True to form, the overwhelming majority of press outlets failed to report the juiciest global-warming gossip of the week — a change of heart on the issue by one of the world’s most celebrated environmentalists. Several years ago, environmentalist James Lovelock made headlines when he announced that global warming would end the world as we know it — he predicted that “billions of us will die and the few breeding pairs of people that survive will be in the Arctic where the climate remains tolerable.” Google searches associating his name with global warming and climate change now exceed one million hits, and understandably so, given his reputation. Lovelock has infused environmental thought for decades through best-selling books describing Earth as a living organism — Lovelock is the one who coined the Gaia concept. Among many other honours heaped on Lovelock, Time magazine featured him in a series on Heroes of the Environment.
So, why, when Lovelock this week recanted his past views on global warming as being “alarmist,” did virtually every major news outlet on the planet ignore his change of heart? It wasn’t because he minced his words. “The problem is we don’t know what the climate is doing. We thought we knew 20 years ago,” he admitted, adding that temperatures haven’t increased as expected over the last 12 years. “There’s nothing much really happening yet. We were supposed to be halfway toward a frying world now.”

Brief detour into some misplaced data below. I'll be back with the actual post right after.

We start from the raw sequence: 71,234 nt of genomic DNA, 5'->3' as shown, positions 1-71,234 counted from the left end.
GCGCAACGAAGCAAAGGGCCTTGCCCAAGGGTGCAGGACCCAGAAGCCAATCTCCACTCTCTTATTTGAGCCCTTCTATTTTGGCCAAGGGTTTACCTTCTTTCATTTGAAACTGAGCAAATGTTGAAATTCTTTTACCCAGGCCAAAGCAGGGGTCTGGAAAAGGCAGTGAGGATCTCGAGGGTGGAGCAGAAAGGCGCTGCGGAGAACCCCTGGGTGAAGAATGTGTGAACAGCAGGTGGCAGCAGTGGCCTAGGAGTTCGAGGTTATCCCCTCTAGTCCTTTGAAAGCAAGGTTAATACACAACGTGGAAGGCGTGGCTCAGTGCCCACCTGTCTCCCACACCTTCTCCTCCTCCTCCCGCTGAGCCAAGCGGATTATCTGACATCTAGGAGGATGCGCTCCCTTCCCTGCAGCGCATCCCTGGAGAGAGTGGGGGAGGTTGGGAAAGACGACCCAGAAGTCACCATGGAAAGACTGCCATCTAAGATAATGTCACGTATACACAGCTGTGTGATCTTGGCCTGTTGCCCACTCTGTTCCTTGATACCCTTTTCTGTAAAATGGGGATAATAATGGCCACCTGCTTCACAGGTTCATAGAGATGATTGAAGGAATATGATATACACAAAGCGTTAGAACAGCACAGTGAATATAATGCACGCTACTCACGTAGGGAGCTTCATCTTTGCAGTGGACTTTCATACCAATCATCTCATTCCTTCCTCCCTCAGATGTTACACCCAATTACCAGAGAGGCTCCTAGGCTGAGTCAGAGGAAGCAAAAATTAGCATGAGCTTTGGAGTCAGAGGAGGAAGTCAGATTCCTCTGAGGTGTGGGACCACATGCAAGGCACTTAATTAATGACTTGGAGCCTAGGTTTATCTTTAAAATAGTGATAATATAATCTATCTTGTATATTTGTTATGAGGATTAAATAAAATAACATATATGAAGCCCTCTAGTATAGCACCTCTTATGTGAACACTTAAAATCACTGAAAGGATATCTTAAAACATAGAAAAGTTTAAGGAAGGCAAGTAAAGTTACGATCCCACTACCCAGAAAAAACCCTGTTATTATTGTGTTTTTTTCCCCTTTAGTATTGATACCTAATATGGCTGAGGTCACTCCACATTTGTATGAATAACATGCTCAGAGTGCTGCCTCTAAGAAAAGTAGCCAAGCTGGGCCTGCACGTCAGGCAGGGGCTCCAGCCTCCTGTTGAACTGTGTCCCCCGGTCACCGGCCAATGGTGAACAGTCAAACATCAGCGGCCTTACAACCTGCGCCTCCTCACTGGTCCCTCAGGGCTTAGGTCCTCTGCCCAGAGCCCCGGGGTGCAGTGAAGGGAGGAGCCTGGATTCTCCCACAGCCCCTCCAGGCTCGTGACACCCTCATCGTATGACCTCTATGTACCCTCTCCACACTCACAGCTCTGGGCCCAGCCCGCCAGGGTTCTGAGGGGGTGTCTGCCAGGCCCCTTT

What else has the press, in its wisdom, decided to keep from the public in recent days? One eye-opener is the advance of ice in both the Arctic and the Antarctic — both are now at or above average levels. Another is an announcement by researchers at the National Astronomical Observatory of Japan and the Riken research foundation that the world may be heading into a prolonged period of global cooling — the Japanese study compared sunspot activity today with sunspots that preceded the Little Ice Age in the 17th century to find close similarities.
Had questioning of global warming not been taboo to most journalists, these stories would have doubtless merited ink and air time, not least because they tell a fresh story. Because the subject is taboo, the press censors itself.